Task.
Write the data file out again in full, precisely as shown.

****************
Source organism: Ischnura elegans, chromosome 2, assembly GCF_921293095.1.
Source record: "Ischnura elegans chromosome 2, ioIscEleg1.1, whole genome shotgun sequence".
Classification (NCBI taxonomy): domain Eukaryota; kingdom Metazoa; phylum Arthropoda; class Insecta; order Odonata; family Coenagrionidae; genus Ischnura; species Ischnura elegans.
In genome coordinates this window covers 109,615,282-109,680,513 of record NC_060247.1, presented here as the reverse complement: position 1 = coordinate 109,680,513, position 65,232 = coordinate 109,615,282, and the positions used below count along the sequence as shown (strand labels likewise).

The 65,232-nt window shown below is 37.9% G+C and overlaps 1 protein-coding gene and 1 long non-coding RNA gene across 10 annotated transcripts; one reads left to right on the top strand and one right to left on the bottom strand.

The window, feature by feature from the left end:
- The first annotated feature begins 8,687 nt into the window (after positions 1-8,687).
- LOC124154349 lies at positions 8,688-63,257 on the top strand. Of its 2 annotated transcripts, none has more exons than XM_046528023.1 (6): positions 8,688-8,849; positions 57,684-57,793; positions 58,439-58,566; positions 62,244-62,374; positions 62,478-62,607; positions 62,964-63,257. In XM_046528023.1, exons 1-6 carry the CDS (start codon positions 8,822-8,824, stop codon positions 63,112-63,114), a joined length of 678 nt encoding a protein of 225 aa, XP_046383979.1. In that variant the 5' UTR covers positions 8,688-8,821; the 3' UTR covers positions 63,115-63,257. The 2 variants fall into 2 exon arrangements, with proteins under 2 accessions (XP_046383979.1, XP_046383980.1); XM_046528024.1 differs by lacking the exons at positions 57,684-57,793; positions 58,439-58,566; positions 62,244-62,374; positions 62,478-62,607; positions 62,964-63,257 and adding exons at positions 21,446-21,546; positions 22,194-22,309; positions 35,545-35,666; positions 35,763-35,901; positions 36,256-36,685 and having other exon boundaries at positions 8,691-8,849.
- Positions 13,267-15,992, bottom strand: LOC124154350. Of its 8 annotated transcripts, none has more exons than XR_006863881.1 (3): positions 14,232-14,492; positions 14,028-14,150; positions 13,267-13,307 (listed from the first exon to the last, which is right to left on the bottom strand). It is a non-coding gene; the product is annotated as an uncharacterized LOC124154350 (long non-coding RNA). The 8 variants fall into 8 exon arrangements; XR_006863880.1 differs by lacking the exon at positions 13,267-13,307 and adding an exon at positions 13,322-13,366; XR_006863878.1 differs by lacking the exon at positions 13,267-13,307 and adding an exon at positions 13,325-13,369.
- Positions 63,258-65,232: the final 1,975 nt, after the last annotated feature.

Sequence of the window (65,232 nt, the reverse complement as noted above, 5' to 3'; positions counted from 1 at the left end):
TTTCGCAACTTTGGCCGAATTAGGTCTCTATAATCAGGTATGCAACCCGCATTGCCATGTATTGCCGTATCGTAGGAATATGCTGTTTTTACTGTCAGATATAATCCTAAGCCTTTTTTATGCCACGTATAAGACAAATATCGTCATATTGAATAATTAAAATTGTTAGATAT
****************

Source organism: Ischnura elegans, chromosome 2, assembly GCF_921293095.1.
Source record: "Ischnura elegans chromosome 2, ioIscEleg1.1, whole genome shotgun sequence".
Classification (NCBI taxonomy): domain Eukaryota; kingdom Metazoa; phylum Arthropoda; class Insecta; order Odonata; family Coenagrionidae; genus Ischnura; species Ischnura elegans.
In genome coordinates this window covers 109,615,282-109,680,513 of record NC_060247.1, presented here as the reverse complement: position 1 = coordinate 109,680,513, position 65,232 = coordinate 109,615,282, and the positions used below count along the sequence as shown (strand labels likewise).

The 65,232-nt window shown below is 37.9% G+C and overlaps 1 protein-coding gene and 1 long non-coding RNA gene across 10 annotated transcripts; one reads left to right on the top strand and one right to left on the bottom strand.

The window, feature by feature from the left end:
- The first annotated feature begins 8,687 nt into the window (after positions 1-8,687).
- LOC124154349 lies at positions 8,688-63,257 on the top strand. Of its 2 annotated transcripts, none has more exons than XM_046528023.1 (6): positions 8,688-8,849; positions 57,684-57,793; positions 58,439-58,566; positions 62,244-62,374; positions 62,478-62,607; positions 62,964-63,257. In XM_046528023.1, exons 1-6 carry the CDS (start codon positions 8,822-8,824, stop codon positions 63,112-63,114), a joined length of 678 nt encoding a protein of 225 aa, XP_046383979.1. In that variant the 5' UTR covers positions 8,688-8,821; the 3' UTR covers positions 63,115-63,257. The 2 variants fall into 2 exon arrangements, with proteins under 2 accessions (XP_046383979.1, XP_046383980.1); XM_046528024.1 differs by lacking the exons at positions 57,684-57,793; positions 58,439-58,566; positions 62,244-62,374; positions 62,478-62,607; positions 62,964-63,257 and adding exons at positions 21,446-21,546; positions 22,194-22,309; positions 35,545-35,666; positions 35,763-35,901; positions 36,256-36,685 and having other exon boundaries at positions 8,691-8,849.
- Positions 13,267-15,992, bottom strand: LOC124154350. Of its 8 annotated transcripts, none has more exons than XR_006863881.1 (3): positions 14,232-14,492; positions 14,028-14,150; positions 13,267-13,307 (listed from the first exon to the last, which is right to left on the bottom strand). It is a non-coding gene; the product is annotated as an uncharacterized LOC124154350 (long non-coding RNA). The 8 variants fall into 8 exon arrangements; XR_006863880.1 differs by lacking the exon at positions 13,267-13,307 and adding an exon at positions 13,322-13,366; XR_006863878.1 differs by lacking the exon at positions 13,267-13,307 and adding an exon at positions 13,325-13,369.
- Positions 63,258-65,232: the final 1,975 nt, after the last annotated feature.

Sequence of the window (65,232 nt, the reverse complement as noted above, 5' to 3'; positions counted from 1 at the left end):
TTTCGCAACTTTGGCCGAATTAGGTCTCTATAATCAGGTATGCAACCCGCATTGCCATGTATTGCCGTATCGTAGGAATATGCTGTTTTTACTGTCAGATATAATCCTAAGCCTTTTTTATGCCACGTATAAGACAAATATCGTCATATTGAATAATTAAAATTGTTAGATAT